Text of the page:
‘There’s different ways to do it: I can slowly move closer step by step, or I can do it in one movement and bump into them. Easiest is in a pub then I can put my drink too close to theirs. Move my stool near theirs. Anything to cross the line.’
Gary is a dipper, a burglar, a thief. He is still at junior school when his father first takes him out on the rob, and proves a fast learner: not much more than a child the first time he gets caught, he is a career criminal as soon as he is out again. But Gary is also fiercely intelligent – he often knows more about the antique furniture he is stealing than the people who own it, and is confident in his ability to trick his way out of any situation, always one step ahead. But all that changes when he falls for Mandy…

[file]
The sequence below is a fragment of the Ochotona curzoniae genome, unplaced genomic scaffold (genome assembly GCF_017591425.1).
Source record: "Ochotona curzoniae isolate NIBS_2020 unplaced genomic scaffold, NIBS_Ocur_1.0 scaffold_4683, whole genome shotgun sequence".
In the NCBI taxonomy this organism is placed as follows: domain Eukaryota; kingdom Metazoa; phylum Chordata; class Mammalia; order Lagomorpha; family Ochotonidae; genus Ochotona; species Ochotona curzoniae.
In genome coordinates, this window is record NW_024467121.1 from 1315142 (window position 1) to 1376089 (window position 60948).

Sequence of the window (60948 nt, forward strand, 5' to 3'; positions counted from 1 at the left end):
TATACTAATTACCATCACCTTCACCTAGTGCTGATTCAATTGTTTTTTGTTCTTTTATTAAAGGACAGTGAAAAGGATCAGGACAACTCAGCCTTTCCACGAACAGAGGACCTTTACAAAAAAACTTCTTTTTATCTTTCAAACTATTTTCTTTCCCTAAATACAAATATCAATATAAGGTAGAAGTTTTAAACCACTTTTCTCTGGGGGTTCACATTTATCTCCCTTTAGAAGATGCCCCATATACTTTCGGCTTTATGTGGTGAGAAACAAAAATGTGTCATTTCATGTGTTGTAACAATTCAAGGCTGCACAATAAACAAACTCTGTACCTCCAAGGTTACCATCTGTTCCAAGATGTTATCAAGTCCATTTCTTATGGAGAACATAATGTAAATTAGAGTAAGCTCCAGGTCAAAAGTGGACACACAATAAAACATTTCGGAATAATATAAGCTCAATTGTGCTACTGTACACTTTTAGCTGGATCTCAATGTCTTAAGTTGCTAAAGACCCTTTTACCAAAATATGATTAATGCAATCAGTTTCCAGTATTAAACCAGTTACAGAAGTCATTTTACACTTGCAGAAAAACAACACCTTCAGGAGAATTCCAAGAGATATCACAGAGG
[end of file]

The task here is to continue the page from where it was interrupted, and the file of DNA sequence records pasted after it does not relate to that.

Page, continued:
Praise for Memoirs of a Dipper
Embodies an authenticity more common in non-fiction…short but powerful.
Gary’s first-person narration grabs us by the collar and drags us through his tale of a life, from childhood to middle-age, on the underbelly of society. Leyshon brilliantly renders his voice, which is forcible, baldly honest, intimate and often blackly funny . . . This is a book full of important questions, and I applaud Leyshon for asking them.
Gary is an unusually candid and beguiling narrator
Vivid . . . brilliant . . . [Gary] is a captivating narrator . . . Leyshon has not painted a pretty picture, but it’s hard to look away.
Memoirs of a Dipper is largely based on Leyshon’s conversations with real-life former prisoners and addicts…the dialogue is strong and Gary’s voice taut throughout.
A reading experience that hums with an electric energy that never gets boring and feels shockingly, painfully real.